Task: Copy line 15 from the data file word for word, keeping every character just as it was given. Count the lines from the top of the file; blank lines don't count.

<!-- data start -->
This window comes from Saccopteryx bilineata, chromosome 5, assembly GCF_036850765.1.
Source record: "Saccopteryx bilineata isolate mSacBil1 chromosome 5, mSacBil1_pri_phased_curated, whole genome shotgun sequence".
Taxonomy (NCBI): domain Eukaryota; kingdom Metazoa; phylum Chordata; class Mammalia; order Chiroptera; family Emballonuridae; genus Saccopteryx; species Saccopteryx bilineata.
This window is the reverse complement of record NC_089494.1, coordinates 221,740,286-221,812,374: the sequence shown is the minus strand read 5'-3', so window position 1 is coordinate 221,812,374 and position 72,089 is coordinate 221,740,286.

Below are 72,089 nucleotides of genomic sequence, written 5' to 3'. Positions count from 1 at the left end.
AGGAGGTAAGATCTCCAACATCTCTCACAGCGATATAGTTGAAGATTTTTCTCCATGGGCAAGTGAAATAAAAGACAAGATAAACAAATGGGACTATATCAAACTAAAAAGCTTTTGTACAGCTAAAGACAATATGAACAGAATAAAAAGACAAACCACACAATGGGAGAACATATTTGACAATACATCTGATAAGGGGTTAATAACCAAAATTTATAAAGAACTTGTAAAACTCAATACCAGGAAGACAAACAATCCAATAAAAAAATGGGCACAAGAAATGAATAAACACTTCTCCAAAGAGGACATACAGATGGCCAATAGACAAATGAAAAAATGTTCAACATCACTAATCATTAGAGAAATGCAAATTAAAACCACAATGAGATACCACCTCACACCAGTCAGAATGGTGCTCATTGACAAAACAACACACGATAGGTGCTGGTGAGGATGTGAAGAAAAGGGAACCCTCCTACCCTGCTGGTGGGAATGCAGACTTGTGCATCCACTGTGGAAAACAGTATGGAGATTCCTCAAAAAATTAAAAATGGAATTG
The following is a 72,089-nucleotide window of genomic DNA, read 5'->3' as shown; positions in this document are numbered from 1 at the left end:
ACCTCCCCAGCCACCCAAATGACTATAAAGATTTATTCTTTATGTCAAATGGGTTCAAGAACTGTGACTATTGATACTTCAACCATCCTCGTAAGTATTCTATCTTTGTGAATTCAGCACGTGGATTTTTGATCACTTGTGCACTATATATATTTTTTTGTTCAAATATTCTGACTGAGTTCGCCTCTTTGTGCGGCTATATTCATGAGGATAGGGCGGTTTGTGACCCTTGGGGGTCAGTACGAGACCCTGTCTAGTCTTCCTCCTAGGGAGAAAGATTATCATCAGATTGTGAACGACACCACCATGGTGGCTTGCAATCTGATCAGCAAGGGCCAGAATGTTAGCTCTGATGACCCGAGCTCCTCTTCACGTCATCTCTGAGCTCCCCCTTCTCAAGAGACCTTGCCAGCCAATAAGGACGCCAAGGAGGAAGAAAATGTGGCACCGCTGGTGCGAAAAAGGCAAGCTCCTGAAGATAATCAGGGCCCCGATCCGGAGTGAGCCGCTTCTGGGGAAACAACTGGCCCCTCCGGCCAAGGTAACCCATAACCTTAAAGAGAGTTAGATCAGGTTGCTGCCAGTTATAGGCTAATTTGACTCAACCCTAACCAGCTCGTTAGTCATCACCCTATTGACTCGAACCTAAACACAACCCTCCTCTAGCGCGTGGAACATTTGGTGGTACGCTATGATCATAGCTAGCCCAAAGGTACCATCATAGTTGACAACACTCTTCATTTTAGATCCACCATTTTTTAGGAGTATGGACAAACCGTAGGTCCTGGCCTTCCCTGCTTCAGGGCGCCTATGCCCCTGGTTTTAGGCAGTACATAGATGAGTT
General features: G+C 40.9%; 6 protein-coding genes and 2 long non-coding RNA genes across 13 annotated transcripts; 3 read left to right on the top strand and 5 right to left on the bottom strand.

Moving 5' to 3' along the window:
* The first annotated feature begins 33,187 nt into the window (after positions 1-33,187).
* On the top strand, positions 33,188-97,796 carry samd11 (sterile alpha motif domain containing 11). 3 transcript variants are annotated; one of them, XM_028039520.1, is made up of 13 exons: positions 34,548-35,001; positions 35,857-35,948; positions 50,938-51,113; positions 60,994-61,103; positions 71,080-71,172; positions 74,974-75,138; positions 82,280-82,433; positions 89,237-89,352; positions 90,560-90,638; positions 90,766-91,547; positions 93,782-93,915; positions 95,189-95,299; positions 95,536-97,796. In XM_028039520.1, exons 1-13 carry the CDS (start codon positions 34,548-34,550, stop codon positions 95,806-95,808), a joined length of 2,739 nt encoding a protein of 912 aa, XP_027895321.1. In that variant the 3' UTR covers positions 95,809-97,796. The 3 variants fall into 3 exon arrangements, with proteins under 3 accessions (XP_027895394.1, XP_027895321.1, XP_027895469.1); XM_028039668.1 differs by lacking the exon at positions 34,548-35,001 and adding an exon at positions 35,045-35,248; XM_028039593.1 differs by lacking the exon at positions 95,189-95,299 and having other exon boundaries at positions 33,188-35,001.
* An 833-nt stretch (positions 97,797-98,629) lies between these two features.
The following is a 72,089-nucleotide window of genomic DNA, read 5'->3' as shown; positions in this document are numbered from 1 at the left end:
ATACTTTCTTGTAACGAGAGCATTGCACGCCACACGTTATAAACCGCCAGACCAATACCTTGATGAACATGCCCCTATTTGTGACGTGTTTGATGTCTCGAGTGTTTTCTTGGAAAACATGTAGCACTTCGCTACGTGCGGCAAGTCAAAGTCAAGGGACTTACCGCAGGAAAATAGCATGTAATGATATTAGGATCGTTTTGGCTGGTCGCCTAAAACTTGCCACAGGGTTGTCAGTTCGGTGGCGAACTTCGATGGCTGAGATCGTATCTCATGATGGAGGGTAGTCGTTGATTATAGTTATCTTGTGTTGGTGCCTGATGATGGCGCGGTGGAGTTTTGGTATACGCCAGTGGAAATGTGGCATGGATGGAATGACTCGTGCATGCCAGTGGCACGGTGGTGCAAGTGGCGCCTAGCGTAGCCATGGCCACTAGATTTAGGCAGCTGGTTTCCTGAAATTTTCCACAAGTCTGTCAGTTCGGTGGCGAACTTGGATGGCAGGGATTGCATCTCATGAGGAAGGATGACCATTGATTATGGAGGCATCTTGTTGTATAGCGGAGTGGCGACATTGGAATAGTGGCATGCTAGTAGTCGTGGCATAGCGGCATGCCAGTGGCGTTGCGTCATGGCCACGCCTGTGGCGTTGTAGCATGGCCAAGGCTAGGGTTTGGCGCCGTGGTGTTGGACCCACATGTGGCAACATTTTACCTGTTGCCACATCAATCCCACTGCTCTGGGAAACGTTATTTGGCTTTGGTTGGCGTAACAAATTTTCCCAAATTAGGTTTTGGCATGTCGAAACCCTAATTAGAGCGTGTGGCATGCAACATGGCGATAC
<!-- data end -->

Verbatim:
ATACTTTCTTGTAACGAGAGCATTGCACGCCACACGTTATAAACCGCCAGACCAATACCTTGATGAACATGCCCCTATTTGTGACGTGTTTGATGTCTCGAGTGTTTTCTTGGAAAACATGTAGCACTTCGCTACGTGCGGCAAGTCAAAGTCAAGGGACTTACCGCAGGAAAATAGCATGTAATGATATTAGGATCGTTTTGGCTGGTCGCCTAAAACTTGCCACAGGGTTGTCAGTTCGGTGGCGAACTTCGATGGCTGAGATCGTATCTCATGATGGAGGGTAGTCGTTGATTATAGTTATCTTGTGTTGGTGCCTGATGATGGCGCGGTGGAGTTTTGGTATACGCCAGTGGAAATGTGGCATGGATGGAATGACTCGTGCATGCCAGTGGCACGGTGGTGCAAGTGGCGCCTAGCGTAGCCATGGCCACTAGATTTAGGCAGCTGGTTTCCTGAAATTTTCCACAAGTCTGTCAGTTCGGTGGCGAACTTGGATGGCAGGGATTGCATCTCATGAGGAAGGATGACCATTGATTATGGAGGCATCTTGTTGTATAGCGGAGTGGCGACATTGGAATAGTGGCATGCTAGTAGTCGTGGCATAGCGGCATGCCAGTGGCGTTGCGTCATGGCCACGCCTGTGGCGTTGTAGCATGGCCAAGGCTAGGGTTTGGCGCCGTGGTGTTGGACCCACATGTGGCAACATTTTACCTGTTGCCACATCAATCCCACTGCTCTGGGAAACGTTATTTGGCTTTGGTTGGCGTAACAAATTTTCCCAAATTAGGTTTTGGCATGTCGAAACCCTAATTAGAGCGTGTGGCATGCAACATGGCGATAC